Ghrelin Hormone

Ghrelin is a hormone produced mainly by P/D1 cells lining the fundus of the human stomach and epsilon cells of the pancreas that stimulates hunger. Ghrelin levels increase before meals and decrease after meals. It is considered the counterpart of the hormone leptin, produced by adipose tissue, which induces satiation when present at higher levels. In some bariatric procedures, the level of ghrelin is reduced in patients, thus causing satiation before it would normally occur.
Recently Scientist found that Ghrelin chages how your brain perceives food.

Mechanism of action

Ghrelin has emerged as the first circulating hunger hormone. Ghrelin and synthetic ghrelin mimetics (the growth hormone secretagogues) increase food intake and increase fat mass by an action exerted at the level of the hypothalamus. They activate cells in the arcuate nucleus that include the orexigenic neuropeptide Y (NPY) neurons. Ghrelin-responsiveness of these neurones is both leptin- and insulin-sensitive. Ghrelin also activates the mesolimbic cholinergic-dopaminergic reward link, a circuit that communicates the hedonic and reinforcing aspects of natural rewards, such as food, as well as of addictive drugs, such as ethanol.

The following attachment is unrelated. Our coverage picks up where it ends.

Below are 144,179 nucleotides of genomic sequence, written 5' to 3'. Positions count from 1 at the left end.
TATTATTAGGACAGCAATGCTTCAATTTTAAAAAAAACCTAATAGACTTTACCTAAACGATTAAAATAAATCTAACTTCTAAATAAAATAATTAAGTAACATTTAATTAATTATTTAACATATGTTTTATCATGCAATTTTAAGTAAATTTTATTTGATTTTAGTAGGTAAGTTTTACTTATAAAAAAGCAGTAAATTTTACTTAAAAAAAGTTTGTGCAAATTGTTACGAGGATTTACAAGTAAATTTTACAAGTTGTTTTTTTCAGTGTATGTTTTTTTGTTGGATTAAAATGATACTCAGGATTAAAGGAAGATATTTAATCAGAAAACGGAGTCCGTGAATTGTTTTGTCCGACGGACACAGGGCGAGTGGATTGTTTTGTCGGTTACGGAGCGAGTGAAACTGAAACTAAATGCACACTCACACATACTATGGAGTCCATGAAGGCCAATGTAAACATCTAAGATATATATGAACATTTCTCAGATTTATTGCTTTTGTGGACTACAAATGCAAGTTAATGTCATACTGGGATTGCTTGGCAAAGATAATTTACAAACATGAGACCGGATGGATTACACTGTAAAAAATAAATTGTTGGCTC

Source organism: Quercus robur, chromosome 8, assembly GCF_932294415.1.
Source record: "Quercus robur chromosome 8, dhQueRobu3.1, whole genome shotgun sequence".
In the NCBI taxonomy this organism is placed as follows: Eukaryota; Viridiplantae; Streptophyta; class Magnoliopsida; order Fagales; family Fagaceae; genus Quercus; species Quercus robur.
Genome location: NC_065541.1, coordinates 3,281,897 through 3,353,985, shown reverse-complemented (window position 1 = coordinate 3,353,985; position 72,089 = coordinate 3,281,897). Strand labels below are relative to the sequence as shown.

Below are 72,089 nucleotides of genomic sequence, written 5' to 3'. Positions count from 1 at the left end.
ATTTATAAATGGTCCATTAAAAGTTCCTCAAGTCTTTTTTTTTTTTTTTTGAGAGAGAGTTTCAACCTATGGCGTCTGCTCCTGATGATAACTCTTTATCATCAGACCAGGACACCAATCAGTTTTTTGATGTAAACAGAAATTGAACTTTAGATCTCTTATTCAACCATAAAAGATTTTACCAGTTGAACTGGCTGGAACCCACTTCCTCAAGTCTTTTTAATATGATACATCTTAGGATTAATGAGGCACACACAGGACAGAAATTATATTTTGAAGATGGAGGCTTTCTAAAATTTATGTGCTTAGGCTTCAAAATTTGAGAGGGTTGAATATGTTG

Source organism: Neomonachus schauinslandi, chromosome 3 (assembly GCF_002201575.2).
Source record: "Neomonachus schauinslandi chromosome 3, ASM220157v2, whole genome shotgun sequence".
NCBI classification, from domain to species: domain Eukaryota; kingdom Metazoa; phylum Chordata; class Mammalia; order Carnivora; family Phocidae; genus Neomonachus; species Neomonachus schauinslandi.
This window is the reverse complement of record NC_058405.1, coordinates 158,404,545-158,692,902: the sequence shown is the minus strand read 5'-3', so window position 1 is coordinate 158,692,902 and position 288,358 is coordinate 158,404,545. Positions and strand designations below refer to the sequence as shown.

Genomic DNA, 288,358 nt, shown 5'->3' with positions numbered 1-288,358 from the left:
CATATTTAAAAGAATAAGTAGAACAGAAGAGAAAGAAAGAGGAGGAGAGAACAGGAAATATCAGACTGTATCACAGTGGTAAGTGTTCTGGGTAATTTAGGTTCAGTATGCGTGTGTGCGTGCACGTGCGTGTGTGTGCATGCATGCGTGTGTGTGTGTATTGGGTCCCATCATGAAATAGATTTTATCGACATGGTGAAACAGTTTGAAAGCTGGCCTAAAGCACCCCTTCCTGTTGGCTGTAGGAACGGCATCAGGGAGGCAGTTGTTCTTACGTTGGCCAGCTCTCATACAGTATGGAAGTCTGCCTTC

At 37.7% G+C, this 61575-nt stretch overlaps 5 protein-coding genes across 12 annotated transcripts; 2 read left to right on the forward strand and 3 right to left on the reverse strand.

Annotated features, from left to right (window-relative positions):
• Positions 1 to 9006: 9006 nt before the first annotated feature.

Text reference:"Ghrelin." Wikipedia, The Free Encyclopedia. 23 Jun 2009, 02:34 UTC. 23 Jun 2009 <>.

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